How much water should you drink?

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Do you know how much water you should drink? We’re in the middle of a heatwave (or, y’know, summer) right now, and it’s vitally important that you keep hydrated when the weather is hot. Everyone knows that we should be drinking water, but it can be hard to know exactly how much water you should drink. The often-cited blanket rule of 8 glasses a day is pretty ambiguous, and if you’re a 300lb man your needs are going to be rather different from a 120lb woman. So why should you drink more water, and how much water should you be drinking?

How much water should you drink?

Ah, that's the sixty-four million dollar question, isn't it? It's not an exact science and how much you need depends on a lot of factors: your weight, age, gender and whether or not you've been active that day to name just a few. This is why the NHS has a general recommendation of around 6-8 glasses of water a day, which is around 1.2 litres. However if you Google it, you may find the more common recommendation that we drink 8-10 glasses, or 8x8oz a day, which is closer to 2 litres a day. But the NHS is keen to point out that this is an American recommendation.

Drinking the NHS-recommended 6-8 glasses a day is a good rule of thumb and if you currently don't drink any water at all, this is where you should begin.

What are the benefits of drinking more water?

Water makes up 60% of our bodies and it's lost through sweating, peeing and even breathing, so it's important to maintain this level to stay healthy. Drinking enough water can help with digestion, your blood circulation and can help prevent headaches. On a more superficial level, drinking enough water can help improve your skin too. Simply put, water is the key to helping your body function properly.

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What do you mean this isn’t how you drink water?[/caption]

Will drinking more water help me lose weight?

Well, it's not a magic potion - if you're not sticking to your calorie goals, drinking a bit of water isn't going to negate this. However, drinking enough water and staying hydrated is thought to help a little bit, although it's not clear exactly how. Some people swear that drinking enough water will 'flush everything out', or that a glass of ice-cold water will kickstart your metabolism, but there's no real research to back either of these claims.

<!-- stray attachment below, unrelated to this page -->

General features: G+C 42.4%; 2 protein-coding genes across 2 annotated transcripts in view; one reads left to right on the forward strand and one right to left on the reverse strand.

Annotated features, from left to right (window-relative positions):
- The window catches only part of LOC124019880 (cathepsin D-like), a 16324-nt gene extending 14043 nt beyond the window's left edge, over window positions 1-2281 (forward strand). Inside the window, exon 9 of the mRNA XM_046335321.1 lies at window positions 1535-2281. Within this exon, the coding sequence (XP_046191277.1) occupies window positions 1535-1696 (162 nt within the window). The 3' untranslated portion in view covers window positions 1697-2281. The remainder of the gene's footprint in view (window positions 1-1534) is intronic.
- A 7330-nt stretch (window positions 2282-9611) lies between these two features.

The Journal of Clinical Endocrinology & Metabolism did find that drinking water increased metabolic rate by 30% for a maximum of 30 minutes, but it was a small sample with strict controls which can't really be generalised to the wider population.

But if you're used to drinking high-calorie soft drinks every day, switching to water will cut those calories which will help you lose weight. Another commonly-cited reason that water helps you lose weight is that drinking a lot of water will fill you up, so you may end up eating less. But again, this isn't a magical property that water has - it's simple calories in, calories out.

This doesn't mean that it's not worth drinking water if you want to lose weight, though.

Are there any drawbacks to drinking more water?

It'll make you pee a lot, especially if you're not used to drinking enough.

It is also possible to drink too much water, so it's worth bearing in mind that you don't need to suddenly start downing 10 litres a day. Water intoxication (also known as hyponatremia) is a real, dangerous thing where drinking too much too fast leads to an abnormally low concentration of sodium in the bloodstream. This can lead to damage to the kidneys, liver and can even be fatal. It's rare, and you'd have to drink an absolutely huge volume of water, but it's worth being aware of.

How do I know if I'm drinking enough?

A good indication of whether you're adequately hydrated is the colour of your pee. Yes, really. Take a look and see how you're doing - if it's dark, you need to drink more. If it's pale or almost clear, you're doing ok. The other symptoms of dehydration are feeling thirsty (duh), strong-smelling pee, feeling dizzy, a dry mouth and not peeing much. You're more likely to get dehydrated quicker if you've got diabetes, if it's a hot day or if you've sweated a lot after exercise.

There are many water intake calculators on the web which might give you a better idea of how much you should be aiming for. One of the better ones is bottle-makers Camelbak's hydration calculator, which gives you a total based on your age and weight and takes into account activity too.


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Candid pic of us drinking water after a workout.[/caption]


But I don't like water!

Does anyone?! For all of its health benefits, it's no wonder that 20% of men don't drink any water in a day and a staggering 89% of Britons don't drink enough water at all, according to the National Hydration Council. Because it's boring, right? Unfortunately, if you're not a fan you'll just have to suck it up.